What’s going on in the trucking industry is a bit unusual.
Our country’s economic foundation is shaky at best, but truck carriers are raising rates and standing firm on pricing. As we’ve experienced – not too long ago – in times of economic uncertainty freight volumes usually fall and rates drop as desperate carriers vie for business. But, this is not the case.
First of all, volumes are rising. In fact, on Wednesday the DOT announced that its freight transportation services index rose 4.4% year over year in September and reached its highest level in more than three years. All reports and analyses point to the fact that capacity is tightening; however, we must realize that this happens a lot faster now. Over the last few years many trucking companies have gone out of business and those remaining are struggling to put qualified drivers behind steering wheels. What’s more, carriers are hesitant to add capacity to their existing fleets.
According to a survey by Transport Capital Partners, 73 percent of carriers said they did not plan to add capacity over the next year or they were only planning to add 5 percent at the most. Can we blame them? Carrier operating costs are increasing, and the economic climate is cool and its forecast is unpredictable.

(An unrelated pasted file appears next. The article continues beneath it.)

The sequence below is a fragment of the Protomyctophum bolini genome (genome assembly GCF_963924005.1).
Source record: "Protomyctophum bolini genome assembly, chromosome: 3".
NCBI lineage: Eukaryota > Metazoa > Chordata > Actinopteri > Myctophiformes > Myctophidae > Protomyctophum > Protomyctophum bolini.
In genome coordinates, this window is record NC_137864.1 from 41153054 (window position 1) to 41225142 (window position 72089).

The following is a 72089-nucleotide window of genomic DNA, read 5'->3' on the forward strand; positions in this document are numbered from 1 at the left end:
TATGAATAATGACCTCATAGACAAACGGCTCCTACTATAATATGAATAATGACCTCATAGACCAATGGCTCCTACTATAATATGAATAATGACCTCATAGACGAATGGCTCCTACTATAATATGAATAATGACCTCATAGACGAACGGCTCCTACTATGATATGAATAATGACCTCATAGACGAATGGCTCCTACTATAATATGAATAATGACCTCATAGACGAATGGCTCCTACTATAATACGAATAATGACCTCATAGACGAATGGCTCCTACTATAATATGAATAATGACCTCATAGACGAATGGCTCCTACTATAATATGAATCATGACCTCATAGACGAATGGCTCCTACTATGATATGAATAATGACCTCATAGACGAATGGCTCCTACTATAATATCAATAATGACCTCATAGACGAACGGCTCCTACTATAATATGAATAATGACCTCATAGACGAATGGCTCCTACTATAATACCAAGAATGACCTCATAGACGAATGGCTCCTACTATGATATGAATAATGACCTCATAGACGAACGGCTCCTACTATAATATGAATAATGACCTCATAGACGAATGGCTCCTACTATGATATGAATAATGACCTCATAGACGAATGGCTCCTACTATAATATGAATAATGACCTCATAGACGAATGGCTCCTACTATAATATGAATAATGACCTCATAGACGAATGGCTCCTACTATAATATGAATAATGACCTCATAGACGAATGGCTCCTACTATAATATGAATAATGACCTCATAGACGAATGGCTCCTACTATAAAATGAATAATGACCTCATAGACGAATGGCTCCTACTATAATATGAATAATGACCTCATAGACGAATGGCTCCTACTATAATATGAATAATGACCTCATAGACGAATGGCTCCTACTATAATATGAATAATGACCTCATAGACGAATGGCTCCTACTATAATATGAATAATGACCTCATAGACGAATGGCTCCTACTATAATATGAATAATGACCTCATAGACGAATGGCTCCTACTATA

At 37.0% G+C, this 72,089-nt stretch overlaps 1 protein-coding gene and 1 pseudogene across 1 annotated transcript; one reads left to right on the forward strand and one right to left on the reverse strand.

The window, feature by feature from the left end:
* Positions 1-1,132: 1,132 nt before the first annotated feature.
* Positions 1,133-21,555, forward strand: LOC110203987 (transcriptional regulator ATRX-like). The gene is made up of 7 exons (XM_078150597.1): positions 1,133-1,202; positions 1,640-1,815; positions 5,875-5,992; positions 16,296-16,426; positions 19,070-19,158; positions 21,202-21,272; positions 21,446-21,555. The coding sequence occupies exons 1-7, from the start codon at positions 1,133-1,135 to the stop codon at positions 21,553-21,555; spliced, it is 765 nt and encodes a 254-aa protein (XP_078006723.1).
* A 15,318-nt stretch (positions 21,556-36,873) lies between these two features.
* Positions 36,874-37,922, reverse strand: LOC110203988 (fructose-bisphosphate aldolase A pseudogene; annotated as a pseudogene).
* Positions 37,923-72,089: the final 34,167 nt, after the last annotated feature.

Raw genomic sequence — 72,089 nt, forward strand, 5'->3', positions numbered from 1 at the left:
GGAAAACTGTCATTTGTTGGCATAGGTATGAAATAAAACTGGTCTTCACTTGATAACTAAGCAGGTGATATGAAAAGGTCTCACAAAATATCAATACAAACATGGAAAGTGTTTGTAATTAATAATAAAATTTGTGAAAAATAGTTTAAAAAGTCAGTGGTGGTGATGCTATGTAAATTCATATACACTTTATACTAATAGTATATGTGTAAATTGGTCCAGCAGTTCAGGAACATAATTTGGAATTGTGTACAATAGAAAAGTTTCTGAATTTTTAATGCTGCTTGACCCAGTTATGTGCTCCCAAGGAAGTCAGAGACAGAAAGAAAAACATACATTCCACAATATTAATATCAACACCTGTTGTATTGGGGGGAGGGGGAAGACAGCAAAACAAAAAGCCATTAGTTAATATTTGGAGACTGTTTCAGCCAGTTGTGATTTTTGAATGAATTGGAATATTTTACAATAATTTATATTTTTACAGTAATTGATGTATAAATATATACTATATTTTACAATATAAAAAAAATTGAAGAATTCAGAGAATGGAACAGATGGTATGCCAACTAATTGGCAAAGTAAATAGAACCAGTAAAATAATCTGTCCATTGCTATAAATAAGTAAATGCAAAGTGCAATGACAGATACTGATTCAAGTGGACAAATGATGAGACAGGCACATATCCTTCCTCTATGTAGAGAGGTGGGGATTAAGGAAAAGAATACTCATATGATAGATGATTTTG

Mode wise, these conditions do not discriminate; both less-than-truckload (LTL) and truckload (TL) companies have raised their rates and, according to many analysts, they will do so again.
Between July and September, several major LTL carriers rolled out General Rate Increases (GRIs):
- FedEx Freight – 6.75% effective 9/6
- Old Dominion Freight Line – 4.9% effective 9/6
- YRC Worldwide – 6.9% effective 8/1
- UPS Freight – 6.9% effective 8/1
- Conway Freight – 6.9% effective 8/1
- ABF Freight System – 6.9% effective 7/25
I think the title of Tuesdays’ Journal of Commerce article says it all – “LTL Rates Rising, But So Are Costs.” Labor, healthcare and material costs are rising and carriers need to recoup these expenses to ensure their survival. They are also trying to make up for recent years when industry conditions were not in their favor.
According to Transcore, September truckload pricing increased – average dry van spot market rates rose 2.3 percent compared to August and 3.9 percent compared to 2010. And in a recent survey, the firm found truckload carriers increased their pricing by 10 percent in the first half of the year. And it’s not just rates that will drive pricing up; Transport Capital Partners found more than two-thirds of truckload carriers plan to increase the use of accessorial charges.
Not great news for shippers, I know. But we can take solace in the fact that carriers are doing what they need to do to keep pace with rising costs and promote their sustainability, which will mitigate further tightening in the long term. Meanwhile, we will adjust – as we always do. In this business, there’s no such thing as business as usual.